Writing a novel isn’t hard. You throw words on a page, one atop another, until you’ve got a teetering Jenga tower of around 80,000 of the damn things. Same way that building a chair isn’t hard: I can duct tape a bunch of beer cans and chopsticks together and make a chair. It won’t look pretty. And it’s an insurance liability. (“I’m suing you because I smell like beer, I have cuts on my legs and I’ve got two chopsticks up my ass, perforating my colonic wall.”) But writing a good novel, an original novel that’s all your own and nobody else’s, well, there’s the rub, innit? The way you do it is you tell the story like you want to tell it. You learn to write well and write clearly and put a pint of blood on every page until you’ve got nothing left but spit and eye boogers. Learn your craft. Learn your voice. Write it until it’s done, then write it again.

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If you dig on the apeshit crazy-face no-holds-barred profanity-soaked writing advice found here at terribleminds, then you may want to take a wee bitty gander-peek at: CONFESSIONS OF A FREELANCE PENMONKEY, which is available now! Buy for Kindle (US), Kindle (UK), Nook, or PDF.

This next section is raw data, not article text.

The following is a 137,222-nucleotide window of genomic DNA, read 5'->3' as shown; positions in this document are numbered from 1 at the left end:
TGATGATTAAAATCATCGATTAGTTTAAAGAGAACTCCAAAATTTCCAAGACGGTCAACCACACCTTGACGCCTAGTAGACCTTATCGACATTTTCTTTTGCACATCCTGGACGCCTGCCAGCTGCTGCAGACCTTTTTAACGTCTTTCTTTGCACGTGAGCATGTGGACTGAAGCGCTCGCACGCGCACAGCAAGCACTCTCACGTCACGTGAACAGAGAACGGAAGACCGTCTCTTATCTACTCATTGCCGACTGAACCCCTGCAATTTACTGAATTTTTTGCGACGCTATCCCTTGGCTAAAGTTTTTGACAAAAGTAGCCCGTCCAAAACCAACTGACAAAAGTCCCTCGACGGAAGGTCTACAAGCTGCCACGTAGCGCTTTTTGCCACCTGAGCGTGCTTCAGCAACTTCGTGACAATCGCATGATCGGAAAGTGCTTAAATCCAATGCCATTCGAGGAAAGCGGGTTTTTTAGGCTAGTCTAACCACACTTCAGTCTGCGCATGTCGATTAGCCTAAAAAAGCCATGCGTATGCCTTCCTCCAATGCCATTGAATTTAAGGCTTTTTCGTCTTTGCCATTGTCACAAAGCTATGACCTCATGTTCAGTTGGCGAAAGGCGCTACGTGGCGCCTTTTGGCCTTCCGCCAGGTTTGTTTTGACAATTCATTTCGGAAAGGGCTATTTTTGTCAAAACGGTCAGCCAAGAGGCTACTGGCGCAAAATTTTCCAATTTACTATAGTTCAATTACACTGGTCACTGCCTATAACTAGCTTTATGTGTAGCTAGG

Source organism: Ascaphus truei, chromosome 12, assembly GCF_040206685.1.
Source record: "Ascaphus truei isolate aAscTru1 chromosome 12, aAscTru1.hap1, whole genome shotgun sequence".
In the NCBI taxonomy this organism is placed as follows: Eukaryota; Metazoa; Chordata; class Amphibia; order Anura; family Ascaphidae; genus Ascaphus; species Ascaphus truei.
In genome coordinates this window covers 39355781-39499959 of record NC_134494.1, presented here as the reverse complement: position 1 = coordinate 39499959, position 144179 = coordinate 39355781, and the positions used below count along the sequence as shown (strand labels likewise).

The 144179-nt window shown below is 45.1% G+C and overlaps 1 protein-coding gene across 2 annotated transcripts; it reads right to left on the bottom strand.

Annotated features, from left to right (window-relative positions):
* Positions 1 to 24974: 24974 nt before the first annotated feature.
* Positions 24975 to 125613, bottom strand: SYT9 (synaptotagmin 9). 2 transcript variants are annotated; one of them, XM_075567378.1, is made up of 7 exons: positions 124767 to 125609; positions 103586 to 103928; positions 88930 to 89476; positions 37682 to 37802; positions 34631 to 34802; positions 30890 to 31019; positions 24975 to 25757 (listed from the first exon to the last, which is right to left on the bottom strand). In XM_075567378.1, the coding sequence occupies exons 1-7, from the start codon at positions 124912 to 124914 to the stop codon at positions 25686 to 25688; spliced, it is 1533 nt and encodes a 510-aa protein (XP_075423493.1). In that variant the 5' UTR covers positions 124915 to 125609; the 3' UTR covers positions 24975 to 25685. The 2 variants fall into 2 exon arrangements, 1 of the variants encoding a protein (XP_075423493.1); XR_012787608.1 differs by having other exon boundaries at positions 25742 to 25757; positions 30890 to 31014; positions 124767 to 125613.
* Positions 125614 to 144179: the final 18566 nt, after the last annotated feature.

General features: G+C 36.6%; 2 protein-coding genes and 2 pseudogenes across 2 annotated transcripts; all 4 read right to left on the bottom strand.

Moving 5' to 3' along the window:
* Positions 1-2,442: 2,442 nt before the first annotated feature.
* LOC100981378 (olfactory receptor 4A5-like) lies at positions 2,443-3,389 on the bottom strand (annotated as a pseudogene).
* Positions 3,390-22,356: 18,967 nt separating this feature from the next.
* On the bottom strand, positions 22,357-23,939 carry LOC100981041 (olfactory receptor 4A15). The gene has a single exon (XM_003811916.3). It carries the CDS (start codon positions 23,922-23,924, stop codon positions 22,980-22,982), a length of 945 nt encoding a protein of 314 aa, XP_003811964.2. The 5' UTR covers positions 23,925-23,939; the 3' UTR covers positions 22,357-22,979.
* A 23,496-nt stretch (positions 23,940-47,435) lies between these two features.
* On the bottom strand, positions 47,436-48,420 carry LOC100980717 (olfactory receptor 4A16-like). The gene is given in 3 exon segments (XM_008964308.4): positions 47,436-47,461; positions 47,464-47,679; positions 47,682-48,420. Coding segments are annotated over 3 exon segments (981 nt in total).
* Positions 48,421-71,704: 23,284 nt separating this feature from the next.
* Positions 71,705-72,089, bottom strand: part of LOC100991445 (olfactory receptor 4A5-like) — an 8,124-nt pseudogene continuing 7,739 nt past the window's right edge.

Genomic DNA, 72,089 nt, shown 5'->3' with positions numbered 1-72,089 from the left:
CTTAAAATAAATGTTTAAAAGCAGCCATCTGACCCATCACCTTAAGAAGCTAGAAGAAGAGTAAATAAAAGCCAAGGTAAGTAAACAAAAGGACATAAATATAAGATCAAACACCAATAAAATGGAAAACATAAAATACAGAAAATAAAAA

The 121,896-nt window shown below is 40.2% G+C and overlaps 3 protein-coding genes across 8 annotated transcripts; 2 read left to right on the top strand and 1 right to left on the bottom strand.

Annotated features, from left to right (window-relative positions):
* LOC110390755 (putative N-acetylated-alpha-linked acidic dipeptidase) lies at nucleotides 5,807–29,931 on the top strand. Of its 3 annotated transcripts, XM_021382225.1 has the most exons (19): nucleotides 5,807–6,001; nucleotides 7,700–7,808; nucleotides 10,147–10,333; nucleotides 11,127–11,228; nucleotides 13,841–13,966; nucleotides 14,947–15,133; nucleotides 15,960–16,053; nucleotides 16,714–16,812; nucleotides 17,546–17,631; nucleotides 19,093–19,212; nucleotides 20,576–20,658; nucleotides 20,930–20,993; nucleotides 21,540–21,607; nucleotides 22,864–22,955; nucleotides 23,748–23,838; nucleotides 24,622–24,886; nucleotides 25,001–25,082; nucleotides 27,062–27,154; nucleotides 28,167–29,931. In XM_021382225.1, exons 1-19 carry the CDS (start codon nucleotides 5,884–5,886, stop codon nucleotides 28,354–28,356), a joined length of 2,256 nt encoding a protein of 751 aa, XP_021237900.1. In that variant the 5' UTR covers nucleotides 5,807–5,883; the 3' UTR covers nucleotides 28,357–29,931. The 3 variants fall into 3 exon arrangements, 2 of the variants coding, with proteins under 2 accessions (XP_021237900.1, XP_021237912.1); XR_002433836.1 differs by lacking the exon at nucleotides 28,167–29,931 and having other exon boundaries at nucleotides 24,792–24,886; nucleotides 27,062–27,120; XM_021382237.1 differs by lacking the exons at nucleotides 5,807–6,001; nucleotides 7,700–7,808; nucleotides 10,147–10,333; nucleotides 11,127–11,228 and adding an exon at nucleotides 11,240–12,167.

139 responses to “25 Things You Should Know About Writing A Novel”

  1. Awesome as always, man 🙂

    Now if only others around me understood this so I could go through the process of taking my novel from shit to good in peace! Any advice for that one? heheh

  2. Definitely never throw anything out. The book that got me my agent started off as a teenager’s attempt at a screenplay a decade ago. When I needed a new direction for what I was working on, I started cannibalizing that sucker for parts and Frankennovel turned out better than I expected. It even turned out readable.

    There’s a point somewhere around the middle that the delete key becomes a tempting addiction. (I may or may not have accidentally deleted say 376 pages one day… The guy who invented ‘undo” should have a Nobel on his mantle- seriously.)

    And then – THEN – you realize that “edited” is actually one of those “journey, not the destination” thing-a-ma-jobbies because your edited and an agent’s edited aren’t the same thing, and then your agent’s edited and an editor’s edited aren’t the same thing. And you’re almost certain the cycle could go on forever.